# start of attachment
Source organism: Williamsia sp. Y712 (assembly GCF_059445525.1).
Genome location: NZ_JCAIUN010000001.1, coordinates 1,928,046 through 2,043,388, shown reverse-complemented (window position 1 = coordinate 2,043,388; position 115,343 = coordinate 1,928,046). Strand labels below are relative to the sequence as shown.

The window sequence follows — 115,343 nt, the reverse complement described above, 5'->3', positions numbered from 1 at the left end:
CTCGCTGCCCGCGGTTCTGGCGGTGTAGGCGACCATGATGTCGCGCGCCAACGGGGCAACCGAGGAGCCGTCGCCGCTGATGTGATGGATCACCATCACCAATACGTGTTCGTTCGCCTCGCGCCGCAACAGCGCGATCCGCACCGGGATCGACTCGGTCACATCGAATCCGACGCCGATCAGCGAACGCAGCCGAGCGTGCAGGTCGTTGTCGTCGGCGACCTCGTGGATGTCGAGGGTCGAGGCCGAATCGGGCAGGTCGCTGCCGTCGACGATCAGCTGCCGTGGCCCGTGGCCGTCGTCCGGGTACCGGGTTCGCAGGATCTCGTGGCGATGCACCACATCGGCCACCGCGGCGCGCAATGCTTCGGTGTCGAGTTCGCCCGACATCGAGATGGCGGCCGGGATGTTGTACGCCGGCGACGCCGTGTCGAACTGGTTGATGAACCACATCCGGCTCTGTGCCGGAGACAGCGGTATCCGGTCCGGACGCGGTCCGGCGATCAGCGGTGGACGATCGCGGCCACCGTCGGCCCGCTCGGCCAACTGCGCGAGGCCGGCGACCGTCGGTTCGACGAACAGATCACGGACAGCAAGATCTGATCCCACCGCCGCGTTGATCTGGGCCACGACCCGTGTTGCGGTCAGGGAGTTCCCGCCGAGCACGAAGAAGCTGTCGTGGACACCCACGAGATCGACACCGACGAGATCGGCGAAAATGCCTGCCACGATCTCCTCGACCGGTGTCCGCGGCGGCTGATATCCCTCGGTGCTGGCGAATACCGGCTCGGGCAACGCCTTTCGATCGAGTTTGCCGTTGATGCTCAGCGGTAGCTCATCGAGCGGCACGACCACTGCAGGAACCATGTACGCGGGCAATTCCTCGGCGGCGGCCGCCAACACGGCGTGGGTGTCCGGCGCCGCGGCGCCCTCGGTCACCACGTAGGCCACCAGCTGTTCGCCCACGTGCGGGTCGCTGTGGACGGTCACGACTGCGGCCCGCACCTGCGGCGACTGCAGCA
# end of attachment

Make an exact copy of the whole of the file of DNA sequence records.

Source organism: Williamsia sp. Y712 (assembly GCF_059445525.1).
Genome location: NZ_JCAIUN010000001.1, coordinates 1,928,046 through 2,043,388, shown reverse-complemented (window position 1 = coordinate 2,043,388; position 115,343 = coordinate 1,928,046). Strand labels below are relative to the sequence as shown.

The window sequence follows — 115,343 nt, the reverse complement described above, 5'->3', positions numbered from 1 at the left end:
CTCGCTGCCCGCGGTTCTGGCGGTGTAGGCGACCATGATGTCGCGCGCCAACGGGGCAACCGAGGAGCCGTCGCCGCTGATGTGATGGATCACCATCACCAATACGTGTTCGTTCGCCTCGCGCCGCAACAGCGCGATCCGCACCGGGATCGACTCGGTCACATCGAATCCGACGCCGATCAGCGAACGCAGCCGAGCGTGCAGGTCGTTGTCGTCGGCGACCTCGTGGATGTCGAGGGTCGAGGCCGAATCGGGCAGGTCGCTGCCGTCGACGATCAGCTGCCGTGGCCCGTGGCCGTCGTCCGGGTACCGGGTTCGCAGGATCTCGTGGCGATGCACCACATCGGCCACCGCGGCGCGCAATGCTTCGGTGTCGAGTTCGCCCGACATCGAGATGGCGGCCGGGATGTTGTACGCCGGCGACGCCGTGTCGAACTGGTTGATGAACCACATCCGGCTCTGTGCCGGAGACAGCGGTATCCGGTCCGGACGCGGTCCGGCGATCAGCGGTGGACGATCGCGGCCACCGTCGGCCCGCTCGGCCAACTGCGCGAGGCCGGCGACCGTCGGTTCGACGAACAGATCACGGACAGCAAGATCTGATCCCACCGCCGCGTTGATCTGGGCCACGACCCGTGTTGCGGTCAGGGAGTTCCCGCCGAGCACGAAGAAGCTGTCGTGGACACCCACGAGATCGACACCGACGAGATCGGCGAAAATGCCTGCCACGATCTCCTCGACCGGTGTCCGCGGCGGCTGATATCCCTCGGTGCTGGCGAATACCGGCTCGGGCAACGCCTTTCGATCGAGTTTGCCGTTGATGCTCAGCGGTAGCTCATCGAGCGGCACGACCACTGCAGGAACCATGTACGCGGGCAATTCCTCGGCGGCGGCCGCCAACACGGCGTGGGTGTCCGGCGCCGCGGCGCCCTCGGTCACCACGTAGGCCACCAGCTGTTCGCCCACGTGCGGGTCGCTGTGGACGGTCACGACTGCGGCCCGCACCTGCGGCGACTGCAGCA